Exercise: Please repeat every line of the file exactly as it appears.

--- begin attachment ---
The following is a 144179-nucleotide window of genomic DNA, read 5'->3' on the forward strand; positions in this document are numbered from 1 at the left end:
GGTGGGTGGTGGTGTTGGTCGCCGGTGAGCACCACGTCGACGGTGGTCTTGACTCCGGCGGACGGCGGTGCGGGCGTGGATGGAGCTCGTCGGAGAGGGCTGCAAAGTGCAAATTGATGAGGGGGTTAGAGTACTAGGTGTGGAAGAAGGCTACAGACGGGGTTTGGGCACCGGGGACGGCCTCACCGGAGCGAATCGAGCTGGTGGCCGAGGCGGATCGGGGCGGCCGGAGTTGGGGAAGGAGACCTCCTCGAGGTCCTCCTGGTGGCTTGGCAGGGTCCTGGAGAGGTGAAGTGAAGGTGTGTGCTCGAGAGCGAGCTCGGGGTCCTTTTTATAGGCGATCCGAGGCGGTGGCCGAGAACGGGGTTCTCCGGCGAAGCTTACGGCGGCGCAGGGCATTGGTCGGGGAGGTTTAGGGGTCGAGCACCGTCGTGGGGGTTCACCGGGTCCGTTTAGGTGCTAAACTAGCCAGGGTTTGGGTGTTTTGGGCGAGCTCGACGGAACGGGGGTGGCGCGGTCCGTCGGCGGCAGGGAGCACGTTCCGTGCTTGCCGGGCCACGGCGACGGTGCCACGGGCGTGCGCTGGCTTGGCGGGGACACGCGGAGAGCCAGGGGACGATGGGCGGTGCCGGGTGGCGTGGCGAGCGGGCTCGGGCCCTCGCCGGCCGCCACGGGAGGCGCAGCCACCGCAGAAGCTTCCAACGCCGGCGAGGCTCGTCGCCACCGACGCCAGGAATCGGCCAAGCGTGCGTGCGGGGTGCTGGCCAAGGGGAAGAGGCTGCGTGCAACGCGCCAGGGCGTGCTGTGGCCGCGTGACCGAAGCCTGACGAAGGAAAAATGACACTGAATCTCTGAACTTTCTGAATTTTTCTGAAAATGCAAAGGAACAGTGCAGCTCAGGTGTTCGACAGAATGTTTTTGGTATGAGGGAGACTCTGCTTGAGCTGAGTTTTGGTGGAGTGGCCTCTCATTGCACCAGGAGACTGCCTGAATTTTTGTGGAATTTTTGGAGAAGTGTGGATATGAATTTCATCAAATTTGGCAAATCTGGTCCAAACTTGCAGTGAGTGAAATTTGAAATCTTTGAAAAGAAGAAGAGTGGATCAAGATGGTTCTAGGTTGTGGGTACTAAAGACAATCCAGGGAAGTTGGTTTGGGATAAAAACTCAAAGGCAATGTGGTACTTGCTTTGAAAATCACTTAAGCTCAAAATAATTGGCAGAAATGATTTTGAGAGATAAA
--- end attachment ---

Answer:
The following is a 144179-nucleotide window of genomic DNA, read 5'->3' on the forward strand; positions in this document are numbered from 1 at the left end:
GGTGGGTGGTGGTGTTGGTCGCCGGTGAGCACCACGTCGACGGTGGTCTTGACTCCGGCGGACGGCGGTGCGGGCGTGGATGGAGCTCGTCGGAGAGGGCTGCAAAGTGCAAATTGATGAGGGGGTTAGAGTACTAGGTGTGGAAGAAGGCTACAGACGGGGTTTGGGCACCGGGGACGGCCTCACCGGAGCGAATCGAGCTGGTGGCCGAGGCGGATCGGGGCGGCCGGAGTTGGGGAAGGAGACCTCCTCGAGGTCCTCCTGGTGGCTTGGCAGGGTCCTGGAGAGGTGAAGTGAAGGTGTGTGCTCGAGAGCGAGCTCGGGGTCCTTTTTATAGGCGATCCGAGGCGGTGGCCGAGAACGGGGTTCTCCGGCGAAGCTTACGGCGGCGCAGGGCATTGGTCGGGGAGGTTTAGGGGTCGAGCACCGTCGTGGGGGTTCACCGGGTCCGTTTAGGTGCTAAACTAGCCAGGGTTTGGGTGTTTTGGGCGAGCTCGACGGAACGGGGGTGGCGCGGTCCGTCGGCGGCAGGGAGCACGTTCCGTGCTTGCCGGGCCACGGCGACGGTGCCACGGGCGTGCGCTGGCTTGGCGGGGACACGCGGAGAGCCAGGGGACGATGGGCGGTGCCGGGTGGCGTGGCGAGCGGGCTCGGGCCCTCGCCGGCCGCCACGGGAGGCGCAGCCACCGCAGAAGCTTCCAACGCCGGCGAGGCTCGTCGCCACCGACGCCAGGAATCGGCCAAGCGTGCGTGCGGGGTGCTGGCCAAGGGGAAGAGGCTGCGTGCAACGCGCCAGGGCGTGCTGTGGCCGCGTGACCGAAGCCTGACGAAGGAAAAATGACACTGAATCTCTGAACTTTCTGAATTTTTCTGAAAATGCAAAGGAACAGTGCAGCTCAGGTGTTCGACAGAATGTTTTTGGTATGAGGGAGACTCTGCTTGAGCTGAGTTTTGGTGGAGTGGCCTCTCATTGCACCAGGAGACTGCCTGAATTTTTGTGGAATTTTTGGAGAAGTGTGGATATGAATTTCATCAAATTTGGCAAATCTGGTCCAAACTTGCAGTGAGTGAAATTTGAAATCTTTGAAAAGAAGAAGAGTGGATCAAGATGGTTCTAGGTTGTGGGTACTAAAGACAATCCAGGGAAGTTGGTTTGGGATAAAAACTCAAAGGCAATGTGGTACTTGCTTTGAAAATCACTTAAGCTCAAAATAATTGGCAGAAATGATTTTGAGAGATAAA